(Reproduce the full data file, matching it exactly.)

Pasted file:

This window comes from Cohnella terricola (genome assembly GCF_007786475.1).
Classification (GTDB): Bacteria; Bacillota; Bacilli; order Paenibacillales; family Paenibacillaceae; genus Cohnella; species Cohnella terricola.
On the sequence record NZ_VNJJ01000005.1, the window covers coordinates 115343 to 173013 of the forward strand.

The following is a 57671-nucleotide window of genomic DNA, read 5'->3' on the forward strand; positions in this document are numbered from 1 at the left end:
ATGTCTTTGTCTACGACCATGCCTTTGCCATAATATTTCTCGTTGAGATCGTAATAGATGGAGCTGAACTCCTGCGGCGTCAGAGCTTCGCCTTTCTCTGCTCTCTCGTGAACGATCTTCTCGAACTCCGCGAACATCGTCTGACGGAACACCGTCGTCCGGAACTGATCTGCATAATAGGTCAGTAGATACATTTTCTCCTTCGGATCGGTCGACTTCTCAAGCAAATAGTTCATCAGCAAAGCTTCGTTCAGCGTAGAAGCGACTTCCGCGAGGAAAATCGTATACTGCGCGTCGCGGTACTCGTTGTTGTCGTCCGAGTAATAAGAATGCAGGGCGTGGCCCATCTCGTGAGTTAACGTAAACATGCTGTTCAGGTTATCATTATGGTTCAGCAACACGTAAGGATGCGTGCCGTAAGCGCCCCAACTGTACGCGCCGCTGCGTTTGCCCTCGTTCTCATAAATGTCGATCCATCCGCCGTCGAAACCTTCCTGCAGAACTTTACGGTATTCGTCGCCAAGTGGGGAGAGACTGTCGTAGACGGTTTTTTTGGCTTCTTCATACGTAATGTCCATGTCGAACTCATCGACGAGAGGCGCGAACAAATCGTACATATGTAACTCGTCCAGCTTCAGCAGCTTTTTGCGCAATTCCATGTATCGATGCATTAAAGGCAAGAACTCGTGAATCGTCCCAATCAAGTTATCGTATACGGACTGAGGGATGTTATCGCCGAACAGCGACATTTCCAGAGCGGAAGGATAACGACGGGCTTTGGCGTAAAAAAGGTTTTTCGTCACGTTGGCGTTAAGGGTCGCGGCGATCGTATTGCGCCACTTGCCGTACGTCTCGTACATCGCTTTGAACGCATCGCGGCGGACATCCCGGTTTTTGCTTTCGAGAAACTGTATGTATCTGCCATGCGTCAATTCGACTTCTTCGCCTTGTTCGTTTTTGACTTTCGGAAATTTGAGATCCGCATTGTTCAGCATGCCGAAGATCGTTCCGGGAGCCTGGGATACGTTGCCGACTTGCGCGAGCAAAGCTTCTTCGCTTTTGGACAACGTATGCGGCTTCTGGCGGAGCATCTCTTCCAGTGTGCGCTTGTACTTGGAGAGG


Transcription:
This window comes from Cohnella terricola (genome assembly GCF_007786475.1).
Classification (GTDB): Bacteria; Bacillota; Bacilli; order Paenibacillales; family Paenibacillaceae; genus Cohnella; species Cohnella terricola.
On the sequence record NZ_VNJJ01000005.1, the window covers coordinates 115343 to 173013 of the forward strand.

The following is a 57671-nucleotide window of genomic DNA, read 5'->3' on the forward strand; positions in this document are numbered from 1 at the left end:
ATGTCTTTGTCTACGACCATGCCTTTGCCATAATATTTCTCGTTGAGATCGTAATAGATGGAGCTGAACTCCTGCGGCGTCAGAGCTTCGCCTTTCTCTGCTCTCTCGTGAACGATCTTCTCGAACTCCGCGAACATCGTCTGACGGAACACCGTCGTCCGGAACTGATCTGCATAATAGGTCAGTAGATACATTTTCTCCTTCGGATCGGTCGACTTCTCAAGCAAATAGTTCATCAGCAAAGCTTCGTTCAGCGTAGAAGCGACTTCCGCGAGGAAAATCGTATACTGCGCGTCGCGGTACTCGTTGTTGTCGTCCGAGTAATAAGAATGCAGGGCGTGGCCCATCTCGTGAGTTAACGTAAACATGCTGTTCAGGTTATCATTATGGTTCAGCAACACGTAAGGATGCGTGCCGTAAGCGCCCCAACTGTACGCGCCGCTGCGTTTGCCCTCGTTCTCATAAATGTCGATCCATCCGCCGTCGAAACCTTCCTGCAGAACTTTACGGTATTCGTCGCCAAGTGGGGAGAGACTGTCGTAGACGGTTTTTTTGGCTTCTTCATACGTAATGTCCATGTCGAACTCATCGACGAGAGGCGCGAACAAATCGTACATATGTAACTCGTCCAGCTTCAGCAGCTTTTTGCGCAATTCCATGTATCGATGCATTAAAGGCAAGAACTCGTGAATCGTCCCAATCAAGTTATCGTATACGGACTGAGGGATGTTATCGCCGAACAGCGACATTTCCAGAGCGGAAGGATAACGACGGGCTTTGGCGTAAAAAAGGTTTTTCGTCACGTTGGCGTTAAGGGTCGCGGCGATCGTATTGCGCCACTTGCCGTACGTCTCGTACATCGCTTTGAACGCATCGCGGCGGACATCCCGGTTTTTGCTTTCGAGAAACTGTATGTATCTGCCATGCGTCAATTCGACTTCTTCGCCTTGTTCGTTTTTGACTTTCGGAAATTTGAGATCCGCATTGTTCAGCATGCCGAAGATCGTTCCGGGAGCCTGGGATACGTTGCCGACTTGCGCGAGCAAAGCTTCTTCGCTTTTGGACAACGTATGCGGCTTCTGGCGGAGCATCTCTTCCAGTGTGCGCTTGTACTTGGAGAGG